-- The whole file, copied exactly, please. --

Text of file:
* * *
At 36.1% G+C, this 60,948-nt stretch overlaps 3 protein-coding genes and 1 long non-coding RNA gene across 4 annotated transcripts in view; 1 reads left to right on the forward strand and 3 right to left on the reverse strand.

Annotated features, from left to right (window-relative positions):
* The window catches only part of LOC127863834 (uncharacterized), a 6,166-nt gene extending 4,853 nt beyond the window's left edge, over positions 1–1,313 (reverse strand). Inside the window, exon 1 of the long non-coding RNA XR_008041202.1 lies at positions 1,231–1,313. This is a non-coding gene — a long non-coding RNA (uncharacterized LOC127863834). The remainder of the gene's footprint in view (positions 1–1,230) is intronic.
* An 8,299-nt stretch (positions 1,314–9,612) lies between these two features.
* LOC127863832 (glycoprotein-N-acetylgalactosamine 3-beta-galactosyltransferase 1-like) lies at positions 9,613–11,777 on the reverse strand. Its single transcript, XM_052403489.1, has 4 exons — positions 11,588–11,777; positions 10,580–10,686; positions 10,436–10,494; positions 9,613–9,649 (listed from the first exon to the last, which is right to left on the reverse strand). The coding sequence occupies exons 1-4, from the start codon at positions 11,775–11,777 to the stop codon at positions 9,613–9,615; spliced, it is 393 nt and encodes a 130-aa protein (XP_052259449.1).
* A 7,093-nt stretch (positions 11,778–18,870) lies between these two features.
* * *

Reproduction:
At 36.1% G+C, this 60,948-nt stretch overlaps 3 protein-coding genes and 1 long non-coding RNA gene across 4 annotated transcripts in view; 1 reads left to right on the forward strand and 3 right to left on the reverse strand.

Annotated features, from left to right (window-relative positions):
* The window catches only part of LOC127863834 (uncharacterized), a 6,166-nt gene extending 4,853 nt beyond the window's left edge, over positions 1–1,313 (reverse strand). Inside the window, exon 1 of the long non-coding RNA XR_008041202.1 lies at positions 1,231–1,313. This is a non-coding gene — a long non-coding RNA (uncharacterized LOC127863834). The remainder of the gene's footprint in view (positions 1–1,230) is intronic.
* An 8,299-nt stretch (positions 1,314–9,612) lies between these two features.
* LOC127863832 (glycoprotein-N-acetylgalactosamine 3-beta-galactosyltransferase 1-like) lies at positions 9,613–11,777 on the reverse strand. Its single transcript, XM_052403489.1, has 4 exons — positions 11,588–11,777; positions 10,580–10,686; positions 10,436–10,494; positions 9,613–9,649 (listed from the first exon to the last, which is right to left on the reverse strand). The coding sequence occupies exons 1-4, from the start codon at positions 11,775–11,777 to the stop codon at positions 9,613–9,615; spliced, it is 393 nt and encodes a 130-aa protein (XP_052259449.1).
* A 7,093-nt stretch (positions 11,778–18,870) lies between these two features.